In My Own Name

Front Cover
Random House Canada, 2003 - Biography & Autobiography - 336 pages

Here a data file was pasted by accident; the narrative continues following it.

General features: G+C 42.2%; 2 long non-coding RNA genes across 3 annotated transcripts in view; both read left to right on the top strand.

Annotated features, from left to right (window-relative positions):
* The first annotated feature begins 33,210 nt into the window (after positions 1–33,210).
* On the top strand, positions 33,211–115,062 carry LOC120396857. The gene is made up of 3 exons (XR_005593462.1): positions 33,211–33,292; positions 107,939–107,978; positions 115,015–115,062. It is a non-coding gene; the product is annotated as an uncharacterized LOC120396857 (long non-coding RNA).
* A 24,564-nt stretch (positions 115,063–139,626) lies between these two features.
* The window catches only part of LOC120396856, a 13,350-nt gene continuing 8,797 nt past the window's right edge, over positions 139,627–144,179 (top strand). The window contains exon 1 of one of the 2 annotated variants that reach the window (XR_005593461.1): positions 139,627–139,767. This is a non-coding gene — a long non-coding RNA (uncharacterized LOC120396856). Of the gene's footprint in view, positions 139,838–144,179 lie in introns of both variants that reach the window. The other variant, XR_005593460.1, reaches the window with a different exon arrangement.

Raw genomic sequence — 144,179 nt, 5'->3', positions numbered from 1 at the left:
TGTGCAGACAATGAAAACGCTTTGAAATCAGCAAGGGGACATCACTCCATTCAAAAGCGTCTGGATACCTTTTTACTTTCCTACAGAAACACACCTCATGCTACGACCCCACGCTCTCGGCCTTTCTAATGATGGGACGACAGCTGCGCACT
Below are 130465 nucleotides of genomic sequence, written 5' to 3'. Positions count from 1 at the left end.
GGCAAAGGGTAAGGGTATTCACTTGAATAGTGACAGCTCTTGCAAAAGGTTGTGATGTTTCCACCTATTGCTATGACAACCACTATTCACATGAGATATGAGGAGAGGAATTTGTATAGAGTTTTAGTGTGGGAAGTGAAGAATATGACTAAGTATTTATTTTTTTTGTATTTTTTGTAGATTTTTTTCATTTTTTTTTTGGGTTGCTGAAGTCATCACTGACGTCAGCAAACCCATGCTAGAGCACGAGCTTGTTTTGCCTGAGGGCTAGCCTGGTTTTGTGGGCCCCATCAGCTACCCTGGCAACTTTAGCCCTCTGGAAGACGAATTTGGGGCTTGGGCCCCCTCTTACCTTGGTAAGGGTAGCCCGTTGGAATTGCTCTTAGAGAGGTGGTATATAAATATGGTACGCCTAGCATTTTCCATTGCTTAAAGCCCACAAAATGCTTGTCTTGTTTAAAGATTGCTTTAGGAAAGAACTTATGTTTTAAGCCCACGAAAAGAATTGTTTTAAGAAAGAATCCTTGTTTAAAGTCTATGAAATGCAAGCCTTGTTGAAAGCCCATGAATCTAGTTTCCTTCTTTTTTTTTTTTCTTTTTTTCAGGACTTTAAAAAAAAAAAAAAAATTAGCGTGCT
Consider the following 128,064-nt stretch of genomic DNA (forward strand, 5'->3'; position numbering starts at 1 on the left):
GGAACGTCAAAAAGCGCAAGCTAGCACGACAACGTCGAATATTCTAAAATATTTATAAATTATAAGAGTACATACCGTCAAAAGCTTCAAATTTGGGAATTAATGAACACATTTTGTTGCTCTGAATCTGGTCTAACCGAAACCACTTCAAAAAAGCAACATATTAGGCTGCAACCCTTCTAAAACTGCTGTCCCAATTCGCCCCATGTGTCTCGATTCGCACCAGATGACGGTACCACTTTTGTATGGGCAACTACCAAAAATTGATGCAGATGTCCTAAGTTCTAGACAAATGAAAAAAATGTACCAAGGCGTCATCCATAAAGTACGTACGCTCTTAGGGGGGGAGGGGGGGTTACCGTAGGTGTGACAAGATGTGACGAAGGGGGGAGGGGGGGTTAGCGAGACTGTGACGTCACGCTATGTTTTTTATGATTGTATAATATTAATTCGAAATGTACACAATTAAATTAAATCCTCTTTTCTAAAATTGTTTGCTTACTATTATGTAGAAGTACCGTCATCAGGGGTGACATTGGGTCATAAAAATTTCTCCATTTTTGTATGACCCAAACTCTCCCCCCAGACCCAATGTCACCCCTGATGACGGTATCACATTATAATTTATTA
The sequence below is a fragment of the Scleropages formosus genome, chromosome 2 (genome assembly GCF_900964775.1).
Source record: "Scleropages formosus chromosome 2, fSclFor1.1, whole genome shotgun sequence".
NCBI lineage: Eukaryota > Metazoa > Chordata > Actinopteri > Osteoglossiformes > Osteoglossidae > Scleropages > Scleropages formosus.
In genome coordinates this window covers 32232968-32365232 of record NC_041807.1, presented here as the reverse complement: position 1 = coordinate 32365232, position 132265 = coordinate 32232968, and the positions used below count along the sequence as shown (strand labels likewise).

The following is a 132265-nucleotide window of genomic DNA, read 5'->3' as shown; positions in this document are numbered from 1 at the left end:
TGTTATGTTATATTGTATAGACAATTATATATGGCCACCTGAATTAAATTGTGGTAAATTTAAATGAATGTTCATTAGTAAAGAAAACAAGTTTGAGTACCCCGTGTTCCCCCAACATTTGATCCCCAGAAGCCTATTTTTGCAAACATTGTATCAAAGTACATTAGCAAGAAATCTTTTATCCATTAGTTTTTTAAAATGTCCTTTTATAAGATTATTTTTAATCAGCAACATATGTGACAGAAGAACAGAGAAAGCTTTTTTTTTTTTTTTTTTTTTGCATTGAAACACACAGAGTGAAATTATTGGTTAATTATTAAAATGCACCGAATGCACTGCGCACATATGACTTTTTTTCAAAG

At the age of 50, lawyer and activist Maureen McTeer takes stock of an incredibly eventful life. In a book that will be inspirational for women of all ages, McTeer shares the struggles and triumphs of a private person living in the public eye. Throughout her adult life, Maureen McTeer has played many roles, often simultaneously: lawyer, mother, author, public speaker, activist, parliamentary candidate, scholar, volunteer. Perhaps most visibly, she has been cast as the Political Wife, criticized for years by those who believed that keeping her name when she married Joe Clark was a sign she was not deferential enough to men. For the first time,In My Own Nametells Maureen McTeer’s story. In a voice that is as entertaining, warm and funny as it is inspiring and insightful, she outlines the struggles and triumphs of what it means to work for justice and for equity, and to be her own woman in an era of extremely mixed messages. Born and raised in Ottawa, the twenty-year-old Maureen McTeer was already a seasoned political worker when she went to work for a young M.P. from Alberta, Joe Clark. By the time she was 22, they were married. While fulfilling the many duties of a politician’s wife, McTeer also attended law school, and gave birth to her daughter, Catherine, in 1976. The following years would prove to be a time of personal and political highs and lows for the family. Following his sojourn at the pinnacle of Canadian political power, Joe Clark remained a dedicated Cabinet minister and parliamentarian, while McTeer continued to rise to new challenges in her career. In My Own Nameis filled with personal stories that are often moving, and always revelatory. In her own words: “Complacency and self-satisfaction are not options for me in this next half of my life. They never were, and they never will be.” “I have always been out of step, frowning upon the easy comfort of the status quo. I realize fully that my refusal to conform to society’s narrow definitions labelled me early on as a person of controversy. Even today, this reputation for contrariness lingers. I kept my name when it was unpopular and became a feminist before it was fashionable. I was one of the first wave of women professionals who sought to balance family and work, and refused to choose one over the other.”

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